Hackers have a multitude of tools and techniques to accomplish their goals, and as old tools and techniques become obsolete, new ones are created. Three questions regarding hacker tools and techniques are addressed here. What are the common tools used to conduct a denial of service attack (DoS)? What is a buffer overflow attack, and how does a SQL injection attack take place?
Tools for a DoS Attack
Unlike many other attack types used by hackers, DoS attacks do not seek to steal information, break into systems or escalate privileges. A DoS attack is used to deny services of a network resource, such as a web server. According to Vangie Beal, “This type of attack is essentially designed to ...view middle of the document...
While the request is pending, more requests are sent, until eventually so many requests are open that the victim system has no resources left to handle legitimate requests (n.d.).
Dirt Jumper is not a single DoS platform, but a group of programs which are variations of the same program. Each variation has its own features and functionality, but generally they all are capable of performing HTTP flood, SYN flood and POST flood attacks. According to Imperva (2012), “Dirt Jumper itself has more than 5 versions, all freely available online. Its availability lead to the development of many similar tools with minor modifications that go by other names, like RussKill, September, Simple Di Botnet and Pandora DDoS” (p.11).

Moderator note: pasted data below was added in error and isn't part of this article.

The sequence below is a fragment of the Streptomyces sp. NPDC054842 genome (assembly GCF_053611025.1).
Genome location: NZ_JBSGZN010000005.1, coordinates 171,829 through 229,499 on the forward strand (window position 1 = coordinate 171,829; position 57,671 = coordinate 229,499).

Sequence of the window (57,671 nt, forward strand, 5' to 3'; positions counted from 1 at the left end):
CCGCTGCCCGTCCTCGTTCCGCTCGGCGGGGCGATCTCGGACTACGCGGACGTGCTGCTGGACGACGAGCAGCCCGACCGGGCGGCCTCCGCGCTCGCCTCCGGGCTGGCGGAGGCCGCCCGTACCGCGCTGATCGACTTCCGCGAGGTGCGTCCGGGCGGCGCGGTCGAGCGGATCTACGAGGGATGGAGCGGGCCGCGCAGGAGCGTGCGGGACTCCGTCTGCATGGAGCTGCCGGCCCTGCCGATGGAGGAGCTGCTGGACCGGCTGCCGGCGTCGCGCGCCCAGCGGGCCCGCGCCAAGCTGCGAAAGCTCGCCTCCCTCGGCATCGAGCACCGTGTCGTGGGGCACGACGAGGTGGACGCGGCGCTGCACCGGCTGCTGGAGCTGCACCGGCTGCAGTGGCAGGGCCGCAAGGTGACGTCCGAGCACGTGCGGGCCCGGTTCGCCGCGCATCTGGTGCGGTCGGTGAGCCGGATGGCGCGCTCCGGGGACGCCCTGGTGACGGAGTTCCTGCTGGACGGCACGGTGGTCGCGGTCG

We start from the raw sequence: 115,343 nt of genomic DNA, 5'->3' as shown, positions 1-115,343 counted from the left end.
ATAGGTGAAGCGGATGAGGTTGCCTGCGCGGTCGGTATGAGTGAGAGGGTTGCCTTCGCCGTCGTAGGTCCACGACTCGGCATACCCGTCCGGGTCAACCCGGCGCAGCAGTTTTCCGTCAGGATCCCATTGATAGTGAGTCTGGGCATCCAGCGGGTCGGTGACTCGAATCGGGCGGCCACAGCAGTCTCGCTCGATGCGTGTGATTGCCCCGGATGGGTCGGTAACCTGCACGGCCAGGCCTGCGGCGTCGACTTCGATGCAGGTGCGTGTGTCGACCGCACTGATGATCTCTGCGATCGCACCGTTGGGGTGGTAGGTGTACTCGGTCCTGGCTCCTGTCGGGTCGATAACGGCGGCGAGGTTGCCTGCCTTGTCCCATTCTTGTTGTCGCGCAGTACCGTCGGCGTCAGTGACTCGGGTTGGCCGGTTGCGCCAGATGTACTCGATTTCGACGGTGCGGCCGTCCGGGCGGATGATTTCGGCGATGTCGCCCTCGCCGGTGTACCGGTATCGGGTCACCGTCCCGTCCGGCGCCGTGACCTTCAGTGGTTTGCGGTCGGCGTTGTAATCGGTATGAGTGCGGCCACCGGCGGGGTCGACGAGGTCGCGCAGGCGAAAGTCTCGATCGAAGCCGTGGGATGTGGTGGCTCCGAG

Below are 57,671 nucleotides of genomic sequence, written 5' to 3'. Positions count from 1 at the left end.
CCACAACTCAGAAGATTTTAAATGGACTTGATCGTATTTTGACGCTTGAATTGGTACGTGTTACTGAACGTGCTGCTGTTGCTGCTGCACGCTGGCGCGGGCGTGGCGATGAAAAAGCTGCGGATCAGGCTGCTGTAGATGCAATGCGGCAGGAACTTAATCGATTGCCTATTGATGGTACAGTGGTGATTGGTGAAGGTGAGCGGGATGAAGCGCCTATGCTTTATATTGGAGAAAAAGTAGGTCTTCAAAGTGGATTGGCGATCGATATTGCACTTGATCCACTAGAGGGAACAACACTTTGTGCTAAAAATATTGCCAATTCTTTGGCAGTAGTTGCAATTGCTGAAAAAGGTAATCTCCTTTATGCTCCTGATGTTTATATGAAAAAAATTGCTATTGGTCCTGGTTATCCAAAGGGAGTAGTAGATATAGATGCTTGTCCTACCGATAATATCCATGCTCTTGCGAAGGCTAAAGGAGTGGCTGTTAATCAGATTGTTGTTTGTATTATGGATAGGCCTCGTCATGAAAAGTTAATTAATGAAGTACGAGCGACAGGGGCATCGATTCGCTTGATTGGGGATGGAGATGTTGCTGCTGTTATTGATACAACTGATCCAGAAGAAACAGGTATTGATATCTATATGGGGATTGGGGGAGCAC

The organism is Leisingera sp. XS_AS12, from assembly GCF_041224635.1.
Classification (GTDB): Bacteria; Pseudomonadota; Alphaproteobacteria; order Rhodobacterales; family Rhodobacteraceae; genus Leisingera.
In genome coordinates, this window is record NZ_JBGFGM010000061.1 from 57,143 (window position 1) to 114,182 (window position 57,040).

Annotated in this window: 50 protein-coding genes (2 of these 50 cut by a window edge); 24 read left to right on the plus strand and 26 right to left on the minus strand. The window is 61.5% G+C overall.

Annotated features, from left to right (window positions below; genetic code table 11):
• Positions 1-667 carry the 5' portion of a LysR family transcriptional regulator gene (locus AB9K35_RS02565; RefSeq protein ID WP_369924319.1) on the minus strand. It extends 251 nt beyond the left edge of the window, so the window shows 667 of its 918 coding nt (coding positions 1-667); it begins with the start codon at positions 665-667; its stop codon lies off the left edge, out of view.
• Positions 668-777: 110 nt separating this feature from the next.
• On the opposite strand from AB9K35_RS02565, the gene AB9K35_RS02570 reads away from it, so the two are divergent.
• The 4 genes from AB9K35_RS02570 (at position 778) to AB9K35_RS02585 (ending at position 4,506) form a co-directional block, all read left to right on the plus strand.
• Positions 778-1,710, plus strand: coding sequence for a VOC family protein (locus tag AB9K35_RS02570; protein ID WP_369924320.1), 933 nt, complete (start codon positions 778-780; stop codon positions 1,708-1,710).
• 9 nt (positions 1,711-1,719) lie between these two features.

Viruses and Worms can be used to automate a Distributed DoS (DDoS). Such was the case with the MyDoom worm which used the email accounts of infected computers to spread itself to the users email contacts. At a predetermined date and time, all of the infected machines launched a successful DDoS attack against www.sco.com ( Chuck Easttom, 2012, p.81).
The Buffer Overflow Attack
Operating systems (OS) and the programs that run on an OS which receive input data use a reserved space in memory to temporarily hold data – the space is called a buffer. The buffer is a predetermined size, and when the size of data is larger than the size of the buffer, the program must handle the data in some way. A secure program will either reject the data or truncate it. If the program is not designed to handle unusually large data appropriately, the data may spill over into RAM that was not set aside for that purpose. If that data was specifically designed to overflow the buffer, the portion that overflows into non-buffer memory could be a malicious program designed to execute code on the target system. Potentially the overflow of buffer data can unseat other information from RAM, causing other programs to crash. This type of attack is known as a buffer overflow. According to Margaret Rouse, “Buffer overflow attacks are said to have arisen because the C programming language supplied the framework, and poor programming...